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When writing files to ASCII format, your preferences for inclusion of a header line (or not), the handling of holidays, and whether or not the CSI number will replace the symbol are controlled though the ASCII Misc. screen of portfolio settings.

Miscellaneous ASCII specifications are set for each portfolio. These may be set when the portfolio is first created, or may be edited later. To reach this screen after initial portfolio creation, select the desired portfolio in the "Select Portfolio" box of UA's Portfolio Manager. Then click "Edit Portfolio Settings" from the Portfolio menu to reach this screen.

The available settings are shown here:


þ Include Header Line: A header line is the first line of the file, which identifies the columns with headings such as "date," "open," "high," etc. To include a header line with your file, click the box.

Handle a Holiday by: This refers to how Unfair Advantage deals with daily voids in the data file when no market data is reported. Such voids are usually weekday holidays for which no data is included in the file. These could be days that were not holidays, but for which no trading took place in a particular market. Unexplained "Holidays" could also be the result of a corrupted database file.

The choices for presenting data fields for "holidays" in ASCII files are:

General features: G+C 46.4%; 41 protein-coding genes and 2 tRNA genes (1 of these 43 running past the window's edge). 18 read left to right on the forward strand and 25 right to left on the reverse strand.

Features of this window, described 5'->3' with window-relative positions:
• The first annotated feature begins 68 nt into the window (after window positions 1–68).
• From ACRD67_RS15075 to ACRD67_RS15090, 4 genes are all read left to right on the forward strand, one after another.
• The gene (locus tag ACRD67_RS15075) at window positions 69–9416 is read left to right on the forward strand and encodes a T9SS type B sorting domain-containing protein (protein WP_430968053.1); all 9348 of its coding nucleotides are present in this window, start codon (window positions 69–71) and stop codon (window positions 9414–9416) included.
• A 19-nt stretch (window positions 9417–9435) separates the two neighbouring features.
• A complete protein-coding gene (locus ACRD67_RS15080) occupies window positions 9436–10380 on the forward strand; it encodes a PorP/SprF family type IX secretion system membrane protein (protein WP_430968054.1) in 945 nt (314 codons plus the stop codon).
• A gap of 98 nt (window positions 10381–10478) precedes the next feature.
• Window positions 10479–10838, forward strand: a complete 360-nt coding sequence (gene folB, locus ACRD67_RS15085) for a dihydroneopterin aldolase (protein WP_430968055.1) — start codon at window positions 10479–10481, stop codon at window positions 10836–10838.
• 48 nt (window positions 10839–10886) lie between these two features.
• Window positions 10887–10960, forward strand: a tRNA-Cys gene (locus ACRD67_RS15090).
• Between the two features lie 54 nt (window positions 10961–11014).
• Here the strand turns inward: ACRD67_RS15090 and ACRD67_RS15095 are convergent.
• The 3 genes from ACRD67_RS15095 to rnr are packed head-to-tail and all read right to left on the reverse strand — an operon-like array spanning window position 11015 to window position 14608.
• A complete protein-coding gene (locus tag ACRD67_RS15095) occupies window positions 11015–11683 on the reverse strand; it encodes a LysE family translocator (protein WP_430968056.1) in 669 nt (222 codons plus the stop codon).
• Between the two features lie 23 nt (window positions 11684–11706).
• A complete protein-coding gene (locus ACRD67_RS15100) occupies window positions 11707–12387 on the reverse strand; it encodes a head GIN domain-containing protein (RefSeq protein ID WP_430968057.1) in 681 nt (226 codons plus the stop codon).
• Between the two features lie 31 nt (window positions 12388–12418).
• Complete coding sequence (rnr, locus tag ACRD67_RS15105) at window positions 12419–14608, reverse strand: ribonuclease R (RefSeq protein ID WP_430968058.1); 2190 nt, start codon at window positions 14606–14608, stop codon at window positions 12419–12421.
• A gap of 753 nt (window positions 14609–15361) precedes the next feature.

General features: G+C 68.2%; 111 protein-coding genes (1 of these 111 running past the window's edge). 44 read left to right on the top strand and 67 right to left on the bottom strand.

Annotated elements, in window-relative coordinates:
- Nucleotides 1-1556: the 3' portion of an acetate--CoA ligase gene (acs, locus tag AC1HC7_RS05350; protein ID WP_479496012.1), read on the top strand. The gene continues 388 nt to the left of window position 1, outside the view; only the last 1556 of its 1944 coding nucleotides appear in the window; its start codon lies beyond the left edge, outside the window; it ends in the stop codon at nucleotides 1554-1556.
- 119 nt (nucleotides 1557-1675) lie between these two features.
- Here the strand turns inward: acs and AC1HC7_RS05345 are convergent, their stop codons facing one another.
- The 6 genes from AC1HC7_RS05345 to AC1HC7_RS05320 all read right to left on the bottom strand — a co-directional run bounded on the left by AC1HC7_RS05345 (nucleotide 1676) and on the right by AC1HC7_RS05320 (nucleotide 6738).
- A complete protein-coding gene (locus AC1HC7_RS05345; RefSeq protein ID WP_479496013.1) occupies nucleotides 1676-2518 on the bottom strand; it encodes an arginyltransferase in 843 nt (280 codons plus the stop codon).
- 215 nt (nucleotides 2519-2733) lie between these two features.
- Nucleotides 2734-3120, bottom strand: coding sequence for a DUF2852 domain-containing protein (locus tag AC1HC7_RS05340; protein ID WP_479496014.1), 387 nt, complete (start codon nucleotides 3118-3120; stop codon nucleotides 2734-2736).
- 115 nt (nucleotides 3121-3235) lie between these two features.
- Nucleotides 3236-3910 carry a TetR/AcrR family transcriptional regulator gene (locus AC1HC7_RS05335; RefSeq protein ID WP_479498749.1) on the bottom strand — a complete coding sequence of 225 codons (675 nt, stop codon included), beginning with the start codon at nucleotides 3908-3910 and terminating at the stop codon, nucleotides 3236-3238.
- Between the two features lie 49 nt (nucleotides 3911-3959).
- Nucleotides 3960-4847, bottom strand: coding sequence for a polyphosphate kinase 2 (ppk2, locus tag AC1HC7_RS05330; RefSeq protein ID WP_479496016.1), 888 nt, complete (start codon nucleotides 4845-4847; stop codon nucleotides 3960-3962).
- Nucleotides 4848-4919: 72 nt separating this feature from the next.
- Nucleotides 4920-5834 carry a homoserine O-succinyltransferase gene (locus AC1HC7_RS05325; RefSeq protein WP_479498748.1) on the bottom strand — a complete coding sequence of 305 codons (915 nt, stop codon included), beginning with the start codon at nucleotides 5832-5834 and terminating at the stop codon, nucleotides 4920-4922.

·No record for holidays - This eliminates all gaps in your data files, but may obscure problem areas where no data exists.  

·All prices zero on holidays - Zero prices make some trading systems crash.  

·Duplicate previous day's prices on holidays - This eliminates gaps, while avoiding troublesome zeros in your files, but can produce misleading results in series with multiple voids.  

·Duplicate previous day's close only on holidays - This also eliminates gaps, but results in a distinctive data set alerting you to the possibility that this is a contrived value.  

þ Use the CSI number for the symbol when writing stock files: CSI has assigned rather arbitrary identification numbers to all stocks (the CSI #) which can be used to differentiate between stocks with the same exchange symbol. Duplicate symbols can occur when a stock is delisted and its symbol is re-used for another stock. If your ASCII files will contain both active and delisted stocks, the use of CSI numbers is recommended to avoid overwriting files with duplicate symbols.

Click [OK] to save your changes.